Wildman v. American Century Services, LLC, et al.

In a victory for Analysis Group client American Century, a federal district court dismissed claims of breach of fiduciary duty related to the firm’s stewardship of its 401(k) retirement plan. A group of plaintiffs alleged that American Century had used the plan as a vehicle for promoting its own mutual funds and maximizing profits at the expense of plan participants, in violation of its duties under ERISA. They sought injunctive relief and equitable disgorgement of profits, among other remedies.

An Analysis Group team led by Managing Principals Mark Egland and Michael Beauregard, and including Vice Presidents Eric Nguyen and Andrew Stichman, supported three testifying experts. Managing Principal Bruce Strombom opined on the sufficiency of the plaintiffs’ expert’s damages claims for alleged harm to American Century plan participants, testifying that the plaintiffs’ economic expert had used the wrong models or applied them inappropriately, and that the expert’s models produced inconsistent results. The team also supported affiliates Russell Wermers, who opined on the performance of the 401(k) plan’s investment options, and Kathleen Mann, who opined on American Century’s fiduciary process and testified that the committee members understood and complied with their fiduciary obligations.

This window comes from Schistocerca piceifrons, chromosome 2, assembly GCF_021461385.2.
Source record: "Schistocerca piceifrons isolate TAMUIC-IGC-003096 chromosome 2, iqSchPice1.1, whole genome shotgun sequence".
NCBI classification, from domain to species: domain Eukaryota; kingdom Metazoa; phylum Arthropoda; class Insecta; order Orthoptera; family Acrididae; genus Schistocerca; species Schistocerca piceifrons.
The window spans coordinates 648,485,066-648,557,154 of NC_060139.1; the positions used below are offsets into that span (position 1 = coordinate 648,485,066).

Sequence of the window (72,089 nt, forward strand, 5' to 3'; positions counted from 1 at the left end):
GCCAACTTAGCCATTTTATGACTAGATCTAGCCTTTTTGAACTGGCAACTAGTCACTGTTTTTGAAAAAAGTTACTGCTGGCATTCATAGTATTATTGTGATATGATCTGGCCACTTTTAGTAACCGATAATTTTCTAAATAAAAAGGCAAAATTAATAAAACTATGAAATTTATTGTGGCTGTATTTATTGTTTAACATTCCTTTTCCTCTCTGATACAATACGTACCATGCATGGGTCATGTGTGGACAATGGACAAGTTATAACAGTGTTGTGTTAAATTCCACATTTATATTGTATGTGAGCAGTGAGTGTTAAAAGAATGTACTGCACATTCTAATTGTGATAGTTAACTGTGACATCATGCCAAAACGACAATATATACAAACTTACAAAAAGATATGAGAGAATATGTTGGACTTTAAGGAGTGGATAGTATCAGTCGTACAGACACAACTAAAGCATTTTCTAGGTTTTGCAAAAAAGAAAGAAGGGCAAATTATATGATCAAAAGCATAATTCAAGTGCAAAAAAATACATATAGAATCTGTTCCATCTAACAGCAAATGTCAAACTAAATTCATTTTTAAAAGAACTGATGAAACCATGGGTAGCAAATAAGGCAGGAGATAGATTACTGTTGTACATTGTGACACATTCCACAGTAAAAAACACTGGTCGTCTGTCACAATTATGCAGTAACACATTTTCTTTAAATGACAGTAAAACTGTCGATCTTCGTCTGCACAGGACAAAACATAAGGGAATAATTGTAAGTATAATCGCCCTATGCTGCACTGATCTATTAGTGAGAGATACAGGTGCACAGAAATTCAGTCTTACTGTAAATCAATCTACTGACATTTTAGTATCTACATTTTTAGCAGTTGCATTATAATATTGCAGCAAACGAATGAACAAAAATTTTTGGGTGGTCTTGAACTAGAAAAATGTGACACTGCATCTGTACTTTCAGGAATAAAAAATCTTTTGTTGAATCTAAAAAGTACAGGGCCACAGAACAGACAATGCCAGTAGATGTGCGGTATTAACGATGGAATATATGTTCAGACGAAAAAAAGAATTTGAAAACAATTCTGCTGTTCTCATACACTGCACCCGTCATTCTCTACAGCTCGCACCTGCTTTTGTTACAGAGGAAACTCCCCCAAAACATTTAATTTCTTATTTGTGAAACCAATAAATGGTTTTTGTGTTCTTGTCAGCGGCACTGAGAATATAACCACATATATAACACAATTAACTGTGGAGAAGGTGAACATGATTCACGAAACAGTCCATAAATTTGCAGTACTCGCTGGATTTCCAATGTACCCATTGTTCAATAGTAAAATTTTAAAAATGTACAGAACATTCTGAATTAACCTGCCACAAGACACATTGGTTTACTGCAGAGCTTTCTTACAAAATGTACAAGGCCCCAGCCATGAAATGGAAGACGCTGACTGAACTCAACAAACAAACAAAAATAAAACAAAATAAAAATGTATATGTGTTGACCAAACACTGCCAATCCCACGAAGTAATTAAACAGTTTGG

After an 11-day trial, Judge Greg Kays of the US District Court for the Western District of Missouri found that the plaintiffs had failed to prove that American Century had breached any fiduciary duty to the plan members by using its own actively managed funds. In his ruling, Judge Kays agreed with Dr. Strombom that the plaintiffs’ economic models “cannot be relied on” for the determination of damages. He also wrote that he found Ms. Mann’s testimony “persuasive and credible.”

Read a news article about the case and the district court’s opinion (subscription required)